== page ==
EQUINE UVEITIS

EQUINE UVEITIS

Last Updated on March 18, 2022 by Allison Price

What is UVEITIS and what causes it?

Uveitis is an inflammation of the uveal system of the eye. The iris, ciliary body, and choroid make up the uveal system. These structures are the vascular (blood vessel), and pigmented.

Uveitis can be caused from

  • Ocular trauma
  • Viral or systemic infection
  • Lens proteins are lost from a cataract.
  • Ocular tumors
  • Immune-mediated diseases

What is Equin Recurrent Uveitis?

Equine Recurrent Uveitis, also known as Equine Recurrent Uveitis, is a chronic, recurrent type of uveitis.

  • “Moon blindness”
  • Periodic ophthalmia
  • Iridocyclitis

It is not clear what causes horses to have a recurring form of uveitis while others only experience a single episode. The repeated bouts of inflammation, if not treated promptly, can lead to permanent scarring and even blindness. ERU is the leading cause of blindness in horses. Recurrent episodes of inflammation may occur in either one or both eyes. Although it is impossible to predict when an episode might recur or how likely it will be, some owners report seasonal patterns or an increased chance of episodes around deworming or vaccination. Your veterinarian will be able to assist you in adjusting your preventative care plan to reduce the chance of a flare-up.

EQUINE UVEITIS

SIGNS OF UVEITIS

  • You may notice these signs as a sign of uveitis:
  • Eye redness and swelling
  • Tearing
  • Squinting and sensitivity to light
  • Cloudiness or blue-ish cloudiness to the cornea

These are the first signs owners notice when the disease is beginning. Uveitis symptoms can look very similar to other eye conditions. It is important to speak with your veterinarian if you have any concerns about your horse’s eyes. Sometimes, it is necessary for the veterinarian to sedate your horse and numb your eyelids to properly examine your eye. Although they may look similar, treatment of uveitis can be very different from treatment for other eye conditions like corneal ulceration.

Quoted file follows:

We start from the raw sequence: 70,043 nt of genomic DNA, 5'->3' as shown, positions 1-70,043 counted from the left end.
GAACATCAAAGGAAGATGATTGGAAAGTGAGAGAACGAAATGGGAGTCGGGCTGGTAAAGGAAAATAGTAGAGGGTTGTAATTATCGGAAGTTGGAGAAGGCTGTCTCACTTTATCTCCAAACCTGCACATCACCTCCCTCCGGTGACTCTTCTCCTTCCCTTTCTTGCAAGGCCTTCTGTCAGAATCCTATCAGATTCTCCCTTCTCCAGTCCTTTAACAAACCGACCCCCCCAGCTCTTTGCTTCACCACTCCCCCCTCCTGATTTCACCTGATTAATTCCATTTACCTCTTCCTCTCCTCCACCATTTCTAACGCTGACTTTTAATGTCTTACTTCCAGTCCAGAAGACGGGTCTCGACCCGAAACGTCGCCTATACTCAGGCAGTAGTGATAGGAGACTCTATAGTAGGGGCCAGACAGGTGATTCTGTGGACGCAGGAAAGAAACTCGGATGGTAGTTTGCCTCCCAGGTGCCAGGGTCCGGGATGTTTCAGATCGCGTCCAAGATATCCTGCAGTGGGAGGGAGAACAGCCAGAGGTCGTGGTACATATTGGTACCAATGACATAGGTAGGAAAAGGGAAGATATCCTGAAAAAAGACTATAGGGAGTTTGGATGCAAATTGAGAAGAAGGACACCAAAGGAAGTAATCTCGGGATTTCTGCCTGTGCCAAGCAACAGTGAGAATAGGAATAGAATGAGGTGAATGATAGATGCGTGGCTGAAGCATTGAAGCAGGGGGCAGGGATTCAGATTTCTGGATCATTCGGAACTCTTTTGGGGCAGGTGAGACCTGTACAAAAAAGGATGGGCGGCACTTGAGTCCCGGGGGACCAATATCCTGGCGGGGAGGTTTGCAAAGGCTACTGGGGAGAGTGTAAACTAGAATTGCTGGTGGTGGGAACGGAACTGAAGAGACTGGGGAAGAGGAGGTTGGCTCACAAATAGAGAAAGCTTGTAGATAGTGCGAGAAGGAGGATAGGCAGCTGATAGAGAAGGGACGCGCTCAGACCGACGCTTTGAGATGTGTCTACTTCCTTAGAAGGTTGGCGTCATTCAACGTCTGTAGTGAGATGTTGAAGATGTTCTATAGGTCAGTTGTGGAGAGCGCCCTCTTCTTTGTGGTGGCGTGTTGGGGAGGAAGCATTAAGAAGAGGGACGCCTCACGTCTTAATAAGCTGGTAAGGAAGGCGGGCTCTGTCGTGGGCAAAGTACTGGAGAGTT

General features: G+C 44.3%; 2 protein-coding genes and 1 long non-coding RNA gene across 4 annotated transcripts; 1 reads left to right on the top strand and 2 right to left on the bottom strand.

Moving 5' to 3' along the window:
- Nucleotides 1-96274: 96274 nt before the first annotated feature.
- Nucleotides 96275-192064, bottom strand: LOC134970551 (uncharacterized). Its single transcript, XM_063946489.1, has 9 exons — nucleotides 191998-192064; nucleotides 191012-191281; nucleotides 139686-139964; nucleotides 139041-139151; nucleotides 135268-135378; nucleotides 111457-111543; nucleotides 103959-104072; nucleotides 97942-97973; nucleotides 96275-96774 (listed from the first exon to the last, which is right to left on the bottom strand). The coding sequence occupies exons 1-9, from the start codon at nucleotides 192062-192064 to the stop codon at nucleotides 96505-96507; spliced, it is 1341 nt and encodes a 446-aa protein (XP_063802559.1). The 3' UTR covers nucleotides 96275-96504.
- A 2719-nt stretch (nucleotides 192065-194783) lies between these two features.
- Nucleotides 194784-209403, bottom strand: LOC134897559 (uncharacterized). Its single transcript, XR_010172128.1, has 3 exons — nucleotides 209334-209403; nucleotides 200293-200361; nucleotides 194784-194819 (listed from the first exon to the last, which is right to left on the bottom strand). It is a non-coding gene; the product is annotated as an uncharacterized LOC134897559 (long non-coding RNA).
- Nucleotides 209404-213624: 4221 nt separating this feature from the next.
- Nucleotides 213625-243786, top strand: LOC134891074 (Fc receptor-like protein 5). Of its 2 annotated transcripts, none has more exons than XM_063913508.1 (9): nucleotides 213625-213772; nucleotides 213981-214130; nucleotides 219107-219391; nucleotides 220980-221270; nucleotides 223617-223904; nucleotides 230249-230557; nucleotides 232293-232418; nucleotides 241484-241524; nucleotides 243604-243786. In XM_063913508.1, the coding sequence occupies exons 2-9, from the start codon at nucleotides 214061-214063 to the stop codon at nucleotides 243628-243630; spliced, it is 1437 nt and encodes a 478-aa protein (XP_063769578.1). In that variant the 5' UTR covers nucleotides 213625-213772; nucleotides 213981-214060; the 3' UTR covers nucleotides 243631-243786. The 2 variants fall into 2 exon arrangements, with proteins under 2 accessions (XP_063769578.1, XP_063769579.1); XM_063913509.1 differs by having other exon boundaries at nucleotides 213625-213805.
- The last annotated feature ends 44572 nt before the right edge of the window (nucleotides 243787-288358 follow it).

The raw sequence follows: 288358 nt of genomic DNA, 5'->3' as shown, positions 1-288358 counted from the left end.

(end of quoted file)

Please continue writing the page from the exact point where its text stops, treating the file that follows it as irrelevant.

DIAGNOSIS:

Based on an ophthalmic exam, your vet can diagnose uveitis. ERU can be diagnosed if there are more than two episodes of uveitis. You can observe some of the more severe changes in an eye that isn’t actively inflamed. A thorough ophthalmic examination is an essential part of a prepurchase exam.

TREATMENT OF A SINGLE UVEITIS BOUT:

The treatment of uveitis involves a combination systemic and topical antiinflammatory medication. Bute and Banamine are non-steroidal antiinflammatory drugs that have pain relieving properties. Banamine is more effective than Bute or aspirin. A topical steroid solution or ointment is often used in the treatment of uveitis. This usually includes an antibiotic and a steroid cream. Topical application of steroids allows for high levels of medication to be delivered to the eye. Steroids have a stronger anti-inflammatory effect. A corneal ulcer is a reason to avoid topical steroids. If your veterinarian has diagnosed a corneal ulcer, you should not use a topical steroid. You can also apply topically a medication called atropine. The medication relaxes the muscles in the pupil, dilation occurs. You can also protect your horse’s eyes against light, irritants, and trauma by keeping them in a darkened stall or arena. After applying the atropine, you should be careful not to rub your eyes. The atropine may cause temporary, but unpleasant, dilation of your pupil. You’ve probably experienced a complete eye exam by a human optometrist.

TREATMENT OF RECURRENT UVEITIS

Patients with ERU experience active bouts of inflammation. To minimize inflammation and prevent permanent damage to the eyes, they are treated in the same manner as the previous paragraphs. Bute and other supplements like MSM, have not been shown to be effective in decreasing or preventing recurring episodes. Some veterinarian ophthalmologists recommend that daily aspirin be taken. Although it is not clear why, there is evidence to suggest that aspirin may reduce recurrence. The effectiveness of surgical implantation of a device that delivers powerful immunosuppressive drugs called cyclosporine A has been shown to decrease the severity and duration of inflammation as well as tissue damage in the eyes over a 3-to 4-year period. Horses with active inflammation that is not controlled by NSAIDs or topical steroids will not respond to treatment with cyclosporine.

It is important to be alert for subtle signs that a recurring bout may be coming on. If you are concerned that an episode may be starting, contact your veterinarian immediately.

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